From Singapore to Saudi Arabia, Indonesia to India, going green is in. Increasing awareness of global warming and climate change is driving the adoption of environmentally responsible and resource- efficient practices in building construction.
In Singapore, the government is forcing the pace. Over the years three green masterplans have been drawn up to guide the coun-try's green building strategy.
The first masterplan was unveiled in 2006 after the BCA developed Singapore's national green building certification scheme, the Green Mark. The thrust was to encourage, enable and engage the industry to come on board this very important initiative. New buildings were targeted.
The second masterplan was rolled out in 2009 and the focus was on greening the huge stock of existing buildings. The BCA's aim was to green 80% of Singapore's building stock by 2030. Based on current progress, it is a target the BCA is expected to meet. Already more than 2,100 buildings, over a quarter of the city's built-up area, have obtained the Green Mark.
Zeroing in on End Users
Singapore's latest green masterplan seeks to go beyond building structures and hardware to end users. Speaking at the Joint Offi-cial Opening Ceremony of International Green Building Conference and Bex Asia 2014 in September, Minister for National De-velopment Khaw Boon Wan said, "This third Masterplan aims to change our behaviour and practices. The ultimate objective is to create a high-quality living environment that has a positive impact on our health and our well-being."
Under the plan are three major initiatives:
• Establishment of the Green Buildings Innovation Cluster (GBIC) under a S$52-million fund to support the development and testing of green building solutions specially tailored to tropical climates;
• A S$50-million incentive scheme to support building owners and tenants from small and medium-sized enterprises to adopt sustainable initiatives and improve the energy efficiency of their premises; and
• A new category – the Pearl Award – for the Green Mark to recognise developers and building owners who have actively engaged their tenants to reduce energy consumption through changes in their behaviour and operations.
"As the population in Singapore increases, more focused policies and measures are needed to foster greater awareness amongst tenants and occupants. By proactively changing their energy consumption behaviour and practices, tenants and occupants can be part of the solution rather than the problem," said BCA's John Keung.
The masterplan also requires the public sector to serve as exemplary adopters of green building practices. It will be mandatory for all existing public sector buildings with an area of more than 5,000 square metres to achieve Green Mark certification, and for all office spaces to be leased from buildings with high Green Mark ratings. Government events and functions will also have to be held in Green Mark certified venues.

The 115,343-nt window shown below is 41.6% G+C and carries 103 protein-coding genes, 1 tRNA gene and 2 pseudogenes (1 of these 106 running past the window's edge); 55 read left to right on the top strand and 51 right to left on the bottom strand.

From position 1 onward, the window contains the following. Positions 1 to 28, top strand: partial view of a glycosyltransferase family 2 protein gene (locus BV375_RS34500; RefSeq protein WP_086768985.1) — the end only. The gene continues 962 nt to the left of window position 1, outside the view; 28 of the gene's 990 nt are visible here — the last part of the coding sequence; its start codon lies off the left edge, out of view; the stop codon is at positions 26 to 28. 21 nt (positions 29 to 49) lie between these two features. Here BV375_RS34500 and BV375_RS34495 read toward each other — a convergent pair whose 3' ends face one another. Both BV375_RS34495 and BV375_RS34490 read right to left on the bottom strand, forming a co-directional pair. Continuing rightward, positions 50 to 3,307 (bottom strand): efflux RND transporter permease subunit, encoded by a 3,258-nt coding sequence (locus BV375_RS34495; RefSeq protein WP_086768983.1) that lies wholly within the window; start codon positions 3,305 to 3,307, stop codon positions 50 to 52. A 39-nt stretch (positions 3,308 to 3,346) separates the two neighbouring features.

Developing Green Building Solutions
The GBIC is a one-stop shop to showcase existing and upcoming research and development (R&D) initiatives focused on energy efficient building solutions. It brings together best practices and current research, development and demonstration efforts.
As Senior Minister of State Lee Yi Shyan told industry leaders at a BCA breakfast meeting, "GBIC will help build up R&D capa-bility, conduct demonstration projects, and ‘match make' academia and industry to accelerate the adoption of novel technolo-gies."
The cluster is focusing on three key activities. They are:
• GBIC Building Energy Efficient Demonstrations Scheme (GBIC Demo) – a one-stop R&D and demonstration hub to experiment, exhibit and exchange knowledge of promising building energy-efficient solutions;
• GBIC National Building EE Repository – a central database that collects information from GBIC Demo projects to ana-lyse the performance of the trialled technology; and
• GBIC Energy Efficient R&D – programmes to build core capabilities in green buildings.
Eight industry players, which already have a number of green building portfolios under the BCA Green Mark certification scheme, are participating in the initial phase. They are Ascendas Land Singapore, CapitaLand, City Developments, the Housing and Development Board, JTC Corporation, Keppel Land International, National University of Singapore and the Nanyang Tech-nological University.
Pushing Boundaries of Building Energy Efficiency
GBIC Demo kicked off in March 2015. The scheme supports technologies that are expected to achieve 20 to 40% improvement over current best-in-class technologies. The technologies may be successfully completed R&D projects or proven technologies that have yet to be widely implemented in Singapore, such as chilled ceilings or under-floor cooling systems. The scheme also covers the cost of removing technologies that are unsuccessful.
United World College South East Asia will be one of the first to take part. Several technologies that are new to Singapore, such as a control and building management system optimised for decentralised air-conditioning and mechanical ventilation systems will be incorporated into its new high school block in Dover Road.
"The scheme will help mitigate the risks involved in trialling new technologies by co-funding incurred costs such as equipment, installation and commissioning," said Tan Tian Chong, BCA's group director of research. It includes the cost of removing the technology, should the trial be deemed unsuccessful.
"[Through GBIC Demo], we hope to spur wider replication and eventual commercialisation of energy-efficient solutions for build-ings in the longer term," said Mr Tan.